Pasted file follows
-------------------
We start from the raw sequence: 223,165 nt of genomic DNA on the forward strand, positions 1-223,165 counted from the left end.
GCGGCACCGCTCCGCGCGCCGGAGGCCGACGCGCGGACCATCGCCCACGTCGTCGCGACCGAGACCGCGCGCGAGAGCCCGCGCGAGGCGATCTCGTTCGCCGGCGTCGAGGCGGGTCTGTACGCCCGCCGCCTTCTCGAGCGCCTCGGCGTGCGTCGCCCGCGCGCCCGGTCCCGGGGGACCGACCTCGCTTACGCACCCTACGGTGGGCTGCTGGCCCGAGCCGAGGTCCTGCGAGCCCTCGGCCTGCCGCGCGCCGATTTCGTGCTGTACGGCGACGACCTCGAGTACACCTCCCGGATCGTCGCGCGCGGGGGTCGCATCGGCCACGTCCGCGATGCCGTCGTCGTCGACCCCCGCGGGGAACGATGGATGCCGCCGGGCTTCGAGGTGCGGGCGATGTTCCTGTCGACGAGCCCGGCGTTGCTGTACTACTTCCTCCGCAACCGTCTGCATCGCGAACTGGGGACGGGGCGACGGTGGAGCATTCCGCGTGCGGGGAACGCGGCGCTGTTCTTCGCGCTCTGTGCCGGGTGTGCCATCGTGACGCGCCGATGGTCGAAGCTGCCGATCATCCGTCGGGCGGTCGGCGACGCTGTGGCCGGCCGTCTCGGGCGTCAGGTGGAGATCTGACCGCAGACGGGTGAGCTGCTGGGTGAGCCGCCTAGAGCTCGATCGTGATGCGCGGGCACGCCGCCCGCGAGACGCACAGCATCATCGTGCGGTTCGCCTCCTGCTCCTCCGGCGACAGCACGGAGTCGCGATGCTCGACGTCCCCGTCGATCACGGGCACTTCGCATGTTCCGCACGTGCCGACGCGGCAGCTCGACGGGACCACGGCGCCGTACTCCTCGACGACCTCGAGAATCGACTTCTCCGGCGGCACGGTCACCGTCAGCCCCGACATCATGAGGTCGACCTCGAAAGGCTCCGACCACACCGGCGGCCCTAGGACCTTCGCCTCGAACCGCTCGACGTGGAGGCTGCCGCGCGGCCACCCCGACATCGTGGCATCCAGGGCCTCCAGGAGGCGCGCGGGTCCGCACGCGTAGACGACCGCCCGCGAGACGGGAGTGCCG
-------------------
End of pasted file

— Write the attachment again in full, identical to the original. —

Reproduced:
We start from the raw sequence: 223,165 nt of genomic DNA on the forward strand, positions 1-223,165 counted from the left end.
GCGGCACCGCTCCGCGCGCCGGAGGCCGACGCGCGGACCATCGCCCACGTCGTCGCGACCGAGACCGCGCGCGAGAGCCCGCGCGAGGCGATCTCGTTCGCCGGCGTCGAGGCGGGTCTGTACGCCCGCCGCCTTCTCGAGCGCCTCGGCGTGCGTCGCCCGCGCGCCCGGTCCCGGGGGACCGACCTCGCTTACGCACCCTACGGTGGGCTGCTGGCCCGAGCCGAGGTCCTGCGAGCCCTCGGCCTGCCGCGCGCCGATTTCGTGCTGTACGGCGACGACCTCGAGTACACCTCCCGGATCGTCGCGCGCGGGGGTCGCATCGGCCACGTCCGCGATGCCGTCGTCGTCGACCCCCGCGGGGAACGATGGATGCCGCCGGGCTTCGAGGTGCGGGCGATGTTCCTGTCGACGAGCCCGGCGTTGCTGTACTACTTCCTCCGCAACCGTCTGCATCGCGAACTGGGGACGGGGCGACGGTGGAGCATTCCGCGTGCGGGGAACGCGGCGCTGTTCTTCGCGCTCTGTGCCGGGTGTGCCATCGTGACGCGCCGATGGTCGAAGCTGCCGATCATCCGTCGGGCGGTCGGCGACGCTGTGGCCGGCCGTCTCGGGCGTCAGGTGGAGATCTGACCGCAGACGGGTGAGCTGCTGGGTGAGCCGCCTAGAGCTCGATCGTGATGCGCGGGCACGCCGCCCGCGAGACGCACAGCATCATCGTGCGGTTCGCCTCCTGCTCCTCCGGCGACAGCACGGAGTCGCGATGCTCGACGTCCCCGTCGATCACGGGCACTTCGCATGTTCCGCACGTGCCGACGCGGCAGCTCGACGGGACCACGGCGCCGTACTCCTCGACGACCTCGAGAATCGACTTCTCCGGCGGCACGGTCACCGTCAGCCCCGACATCATGAGGTCGACCTCGAAAGGCTCCGACCACACCGGCGGCCCTAGGACCTTCGCCTCGAACCGCTCGACGTGGAGGCTGCCGCGCGGCCACCCCGACATCGTGGCATCCAGGGCCTCCAGGAGGCGCGCGGGTCCGCACGCGTAGACGACCGCCCGCGAGACGGGAGTGCCG